This fund has rather high exposure to ESG risk relative to its peers in the Global Equity Large Cap category, earning it the lowest Morningstar Sustainability Rating of 1 globe. Funds with 4 or 5 globes tend to hold securities that are less exposed to ESG risk. Unlike impact, which focuses on generating positive environmental and societal outcomes, ESG risk measures the degree to which investments could be affected by material ESG issues, including climate change, biodiversity, product safety, community relations, data privacy and security, bribery and corruption, and corporate governance.
One potential issue for a sustainability-focused investor is that Vanguard Global Capital Cycles Fund doesn’t have an ESG-focused mandate. Funds with an ESG-focused mandate are more likely to align with the expectations of an investor who cares about sustainability issues. Currently, the fund has 26.5% involvement in fossil fuels, which is high in both absolute and relative terms. The average peer in the same Global Large-stock Value category has 17.4% exposure to fossil fuel-related businesses. Companies are considered involved in fossil fuels if they derive at least 5% of their revenue from thermal coal, oil, and gas. The fund exhibits extremely high exposure (33.06%) to companies with high or severe controversies. Companies with controversies are involved in incidents such as corruption, employee abuses, environmental incidents, and corporate scandals that pose serious business risks to the company. Severe and high controversies can have significant financial repercussions, ranging from legal penalties to consumer boycotts. Such controversies can also damage the reputation of both companies themselves and their shareholders.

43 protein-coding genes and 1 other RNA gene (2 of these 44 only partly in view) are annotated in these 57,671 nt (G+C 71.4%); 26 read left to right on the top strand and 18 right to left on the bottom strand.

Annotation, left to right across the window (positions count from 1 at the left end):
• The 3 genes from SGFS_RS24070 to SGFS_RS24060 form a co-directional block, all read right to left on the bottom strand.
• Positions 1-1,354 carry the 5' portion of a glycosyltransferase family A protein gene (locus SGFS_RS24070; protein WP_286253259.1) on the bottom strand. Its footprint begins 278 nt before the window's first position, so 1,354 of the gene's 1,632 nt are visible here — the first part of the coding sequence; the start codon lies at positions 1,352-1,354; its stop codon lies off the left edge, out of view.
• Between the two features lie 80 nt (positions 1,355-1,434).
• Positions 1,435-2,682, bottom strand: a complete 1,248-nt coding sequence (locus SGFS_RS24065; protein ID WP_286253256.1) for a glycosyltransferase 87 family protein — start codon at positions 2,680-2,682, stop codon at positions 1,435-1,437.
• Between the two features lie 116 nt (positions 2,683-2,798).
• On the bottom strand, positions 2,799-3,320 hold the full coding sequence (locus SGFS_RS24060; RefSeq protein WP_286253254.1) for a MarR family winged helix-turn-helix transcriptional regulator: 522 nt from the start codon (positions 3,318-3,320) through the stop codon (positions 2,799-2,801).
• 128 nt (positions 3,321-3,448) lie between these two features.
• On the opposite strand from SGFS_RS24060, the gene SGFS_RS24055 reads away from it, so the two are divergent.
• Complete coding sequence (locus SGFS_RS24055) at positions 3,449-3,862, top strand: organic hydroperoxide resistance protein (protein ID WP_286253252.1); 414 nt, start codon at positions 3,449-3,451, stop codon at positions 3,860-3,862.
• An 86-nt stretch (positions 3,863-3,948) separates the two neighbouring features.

Vanguard Global Capital Cycles Fund has a 12-month asset-weighted Carbon Risk Score of 14.9. This is situated at the lower end of the medium carbon risk band, suggesting that its portfolio holdings are not among the worst-positioned to transition to a low-carbon economy, but they are not among the best-positioned either. Investors concerned about the transition risks may prefer to consider funds with negligible or low carbon risk. Such funds invest in companies that tend to operate in sectors less exposed to the transition (such as healthcare and IT) and/or companies in more carbon-intensive sectors (such as industrials and utilities) but that consider climate change in their business strategy and products, and therefore are positively aligned with the transition.